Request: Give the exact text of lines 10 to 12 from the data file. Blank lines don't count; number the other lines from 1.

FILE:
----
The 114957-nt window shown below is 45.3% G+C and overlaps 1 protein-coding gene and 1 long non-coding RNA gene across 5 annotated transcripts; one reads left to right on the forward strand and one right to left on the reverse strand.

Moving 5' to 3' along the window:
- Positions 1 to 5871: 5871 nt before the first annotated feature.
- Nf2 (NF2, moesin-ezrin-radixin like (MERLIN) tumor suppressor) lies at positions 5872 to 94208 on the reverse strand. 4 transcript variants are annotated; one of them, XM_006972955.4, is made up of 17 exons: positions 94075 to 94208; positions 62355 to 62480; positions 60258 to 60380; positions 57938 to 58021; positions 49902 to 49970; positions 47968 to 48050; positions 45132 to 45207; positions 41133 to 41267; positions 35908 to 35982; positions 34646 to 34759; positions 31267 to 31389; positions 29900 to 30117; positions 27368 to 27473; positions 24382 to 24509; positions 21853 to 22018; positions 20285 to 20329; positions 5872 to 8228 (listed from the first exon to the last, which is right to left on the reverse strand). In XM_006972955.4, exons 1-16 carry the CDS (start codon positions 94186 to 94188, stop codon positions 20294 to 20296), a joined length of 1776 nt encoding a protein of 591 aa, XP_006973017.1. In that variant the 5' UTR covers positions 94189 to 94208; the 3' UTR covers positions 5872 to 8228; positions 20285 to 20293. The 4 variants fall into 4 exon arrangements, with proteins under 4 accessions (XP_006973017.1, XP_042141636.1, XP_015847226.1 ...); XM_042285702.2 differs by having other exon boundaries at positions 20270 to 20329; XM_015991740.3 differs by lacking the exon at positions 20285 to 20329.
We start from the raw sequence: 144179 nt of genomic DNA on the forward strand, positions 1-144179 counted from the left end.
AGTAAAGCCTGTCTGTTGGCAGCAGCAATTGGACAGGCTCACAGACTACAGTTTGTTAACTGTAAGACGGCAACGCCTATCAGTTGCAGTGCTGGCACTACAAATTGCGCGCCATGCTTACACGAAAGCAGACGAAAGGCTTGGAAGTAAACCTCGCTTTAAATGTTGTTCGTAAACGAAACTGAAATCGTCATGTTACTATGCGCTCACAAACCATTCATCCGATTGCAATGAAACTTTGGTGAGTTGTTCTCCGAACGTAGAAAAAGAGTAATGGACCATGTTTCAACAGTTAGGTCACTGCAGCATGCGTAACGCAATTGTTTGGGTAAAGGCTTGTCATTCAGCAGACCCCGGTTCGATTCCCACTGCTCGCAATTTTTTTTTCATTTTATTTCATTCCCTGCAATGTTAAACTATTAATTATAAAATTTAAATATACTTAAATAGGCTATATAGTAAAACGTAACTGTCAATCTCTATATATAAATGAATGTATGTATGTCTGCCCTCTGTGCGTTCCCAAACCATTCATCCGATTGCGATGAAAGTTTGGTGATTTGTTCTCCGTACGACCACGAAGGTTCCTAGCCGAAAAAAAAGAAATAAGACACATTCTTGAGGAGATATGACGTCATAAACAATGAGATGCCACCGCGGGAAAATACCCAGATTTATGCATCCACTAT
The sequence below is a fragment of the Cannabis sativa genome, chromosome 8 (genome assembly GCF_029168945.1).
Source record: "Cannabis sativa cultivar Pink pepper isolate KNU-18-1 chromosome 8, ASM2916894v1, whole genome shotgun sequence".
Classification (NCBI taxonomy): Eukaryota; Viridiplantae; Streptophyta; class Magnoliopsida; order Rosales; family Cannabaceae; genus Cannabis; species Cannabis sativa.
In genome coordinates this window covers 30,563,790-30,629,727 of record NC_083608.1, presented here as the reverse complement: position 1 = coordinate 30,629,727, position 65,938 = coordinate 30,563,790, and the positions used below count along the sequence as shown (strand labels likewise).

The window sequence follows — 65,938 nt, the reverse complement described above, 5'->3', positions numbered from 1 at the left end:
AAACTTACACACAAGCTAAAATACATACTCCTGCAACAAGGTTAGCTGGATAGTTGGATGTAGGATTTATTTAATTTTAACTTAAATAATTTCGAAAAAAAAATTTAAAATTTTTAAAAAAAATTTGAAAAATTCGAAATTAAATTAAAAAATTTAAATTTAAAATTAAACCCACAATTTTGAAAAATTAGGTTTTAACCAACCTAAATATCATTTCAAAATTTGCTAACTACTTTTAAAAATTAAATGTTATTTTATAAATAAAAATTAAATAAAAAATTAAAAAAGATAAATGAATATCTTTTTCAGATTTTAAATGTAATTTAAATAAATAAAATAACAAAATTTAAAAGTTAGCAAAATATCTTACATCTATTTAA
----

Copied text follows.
In genome coordinates this window covers 30,563,790-30,629,727 of record NC_083608.1, presented here as the reverse complement: position 1 = coordinate 30,629,727, position 65,938 = coordinate 30,563,790, and the positions used below count along the sequence as shown (strand labels likewise).

The window sequence follows — 65,938 nt, the reverse complement described above, 5'->3', positions numbered from 1 at the left end:
AAACTTACACACAAGCTAAAATACATACTCCTGCAACAAGGTTAGCTGGATAGTTGGATGTAGGATTTATTTAATTTTAACTTAAATAATTTCGAAAAAAAAATTTAAAATTTTTAAAAAAAATTTGAAAAATTCGAAATTAAATTAAAAAATTTAAATTTAAAATTAAACCCACAATTTTGAAAAATTAGGTTTTAACCAACCTAAATATCATTTCAAAATTTGCTAACTACTTTTAAAAATTAAATGTTATTTTATAAATAAAAATTAAATAAAAAATTAAAAAAGATAAATGAATATCTTTTTCAGATTTTAAATGTAATTTAAATAAATAAAATAACAAAATTTAAAAGTTAGCAAAATATCTTACATCTATTTAA